If you thing that the motor does not put enough load on the decoder take a 100 ohm resistor and install it in parallel with the motor to increase the total load on the motor output of the decoder.  Since this is a short duration experiment and the resistor will not be enclosed, you can use a 1/4 or 1/2 W resistor (it will get hot). If you have a larger (2W resistor), that would be better. If the load on the decoder is the factor, this should make a difference.

EDIT: One more thing comes to mind:  I have some critter chassis but they aren't handy so I'm not sure if what I will mention applies. Do they have any caps and/or chokes (coils) in around the motor?  If there are any - remove them as they might be affecting the decoder's circuitry.
« Last Edit: February 06, 2015, 08:48:32 PM by peteski »
--- Peteski de Snarkski

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victor miranda

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Re: "Keep Alive" Capacitor Installation
« Reply #21 on: February 07, 2015, 12:23:58 AM »
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Forumers,
I took a little time to set a critter on rails.
it is an old 11-105 with the 100 ohm resistor

.... it will not do a tie crawling slow.
at about the slowest it will go it runs at 15ma and 4 volts
so while not a lot of power the decoder should handle it.

I may have seen what Randgust has as a problem.

while I was attempting slow on at least two ocasions the model oscillated
a little one way and then back. a total of maybe a 16th of an inch
until I gave it more power then it would take off.
I think a flywheel may be in order.

it may be a harmonic issue.

victor

peteski

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Re: "Keep Alive" Capacitor Installation
« Reply #22 on: February 07, 2015, 12:45:43 AM »
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Forumers,
I took a little time to set a critter on rails.
it is an old 11-105 with the 100 ohm resistor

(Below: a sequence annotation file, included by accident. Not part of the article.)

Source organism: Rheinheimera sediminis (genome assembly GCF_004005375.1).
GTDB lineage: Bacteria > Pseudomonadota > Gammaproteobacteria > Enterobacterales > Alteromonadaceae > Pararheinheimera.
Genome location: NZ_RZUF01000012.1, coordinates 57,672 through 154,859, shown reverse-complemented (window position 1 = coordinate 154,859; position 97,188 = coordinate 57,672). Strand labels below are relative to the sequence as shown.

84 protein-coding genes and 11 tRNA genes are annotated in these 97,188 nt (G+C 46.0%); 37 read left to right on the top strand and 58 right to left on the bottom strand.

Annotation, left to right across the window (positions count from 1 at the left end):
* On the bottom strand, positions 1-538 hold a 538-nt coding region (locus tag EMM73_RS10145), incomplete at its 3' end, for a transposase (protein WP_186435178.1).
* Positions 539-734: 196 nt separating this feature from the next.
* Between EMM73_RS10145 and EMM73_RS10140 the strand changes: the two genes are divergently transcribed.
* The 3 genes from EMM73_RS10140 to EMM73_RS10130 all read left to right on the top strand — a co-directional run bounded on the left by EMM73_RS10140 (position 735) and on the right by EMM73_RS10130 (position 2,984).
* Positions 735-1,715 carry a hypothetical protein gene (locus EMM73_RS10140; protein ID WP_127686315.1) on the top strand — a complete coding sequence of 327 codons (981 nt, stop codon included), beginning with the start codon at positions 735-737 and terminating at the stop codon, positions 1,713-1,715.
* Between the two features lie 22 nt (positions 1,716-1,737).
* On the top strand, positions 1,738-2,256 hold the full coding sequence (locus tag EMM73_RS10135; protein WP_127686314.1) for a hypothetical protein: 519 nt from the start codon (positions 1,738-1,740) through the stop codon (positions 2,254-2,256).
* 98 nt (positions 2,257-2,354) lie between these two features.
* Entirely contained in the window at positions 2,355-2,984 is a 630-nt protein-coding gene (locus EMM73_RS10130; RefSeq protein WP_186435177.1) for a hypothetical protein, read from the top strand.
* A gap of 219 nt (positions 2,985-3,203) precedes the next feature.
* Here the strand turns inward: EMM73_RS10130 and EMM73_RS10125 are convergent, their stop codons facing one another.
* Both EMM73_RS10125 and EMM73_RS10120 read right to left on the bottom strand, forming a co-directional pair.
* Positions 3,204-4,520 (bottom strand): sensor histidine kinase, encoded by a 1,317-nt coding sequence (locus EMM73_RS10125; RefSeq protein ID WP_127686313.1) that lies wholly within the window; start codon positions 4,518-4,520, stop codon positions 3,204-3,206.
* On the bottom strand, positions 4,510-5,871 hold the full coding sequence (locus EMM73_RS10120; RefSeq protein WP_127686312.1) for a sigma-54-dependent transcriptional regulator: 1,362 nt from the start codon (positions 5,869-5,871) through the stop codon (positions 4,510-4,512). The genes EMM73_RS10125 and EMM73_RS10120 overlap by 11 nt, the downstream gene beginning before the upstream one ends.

The resistor should be in parallel (not in-series) with the motor, simply to increase the load on the decoder's motor output wasting it as heat  (since Tony thought the motor might create too light of a load).
--- Peteski de Snarkski

-"Look at me, I'm satirical!!!"
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victor miranda

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Re: "Keep Alive" Capacitor Installation
« Reply #23 on: February 07, 2015, 12:50:40 AM »
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it is an old first version.
 the resistor is there to save the motor from over current.

experiments may be on the morrow.... after sleeeep

victor miranda

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Re: "Keep Alive" Capacitor Installation
« Reply #24 on: February 07, 2015, 05:10:06 PM »
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I did a quick solder in and kapton tape job.
I put the tape between the motor tabs and the chassis thumbs
and soldered the wires.

the z2 decoder does not do DC well with this chassis.
the critter did the same bouncing/oscillating I described.
until I got to 3/4 throttle and then it zoomed.

so I tried DCC

well... it will not creep.  it does run smoothly once it goes.
Later today, I'll see if I can ressurect some kind of jmri based programmer for my
dust covered pr3.  the old laptop had that ....

right now I am thinking I want a headlamp on it
so I can see if the power to the chassis is still working.

Randgust,  I am thinking defective decoder or a pick-up issue.
how do you get slow speed from this thing?
cause it didn't do slow before I added the decoder.

victor

 

peteski

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Re: "Keep Alive" Capacitor Installation
« Reply #25 on: February 07, 2015, 06:42:31 PM »
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Victor,
have you tried to install a parallel 100 ohm resistor across the decoder output along with the motor?  If the motor already has a series-connected resistor, leave that in place too.  So the extra 100 ohm resistor will be connected directly to the orange and gray wires.  Then the motor circuit will also be connected to the orange and gray wires. I am still wondering if increasing the load on the output of the decoder might make a difference.  I doubt it but it is worth a try.
--- Peteski de Snarkski

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victor miranda

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Re: "Keep Alive" Capacitor Installation
« Reply #26 on: February 07, 2015, 08:19:42 PM »
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Hi peteski,

I am very unlikely to solder in a resistor to ballast the motor.

I was trying to parallel Randy's chassis work.
the chassis when in DC mode acts like what he describes.
when in DCC.... well, it seems smooth.

From all I can tell randgust is pretty good at getting things going.
so when he... had an issue, I thought is was worth looking into.

I think the decoder may have a problem.
I would try very hard to be confident about the pick-ups before
I state the docoder has a failure.
when he says, I get 5 smph as an ordinary speed
then I'll consider alternate circuits.

victor



randgust

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Re: "Keep Alive" Capacitor Installation
« Reply #27 on: February 09, 2015, 09:16:20 AM »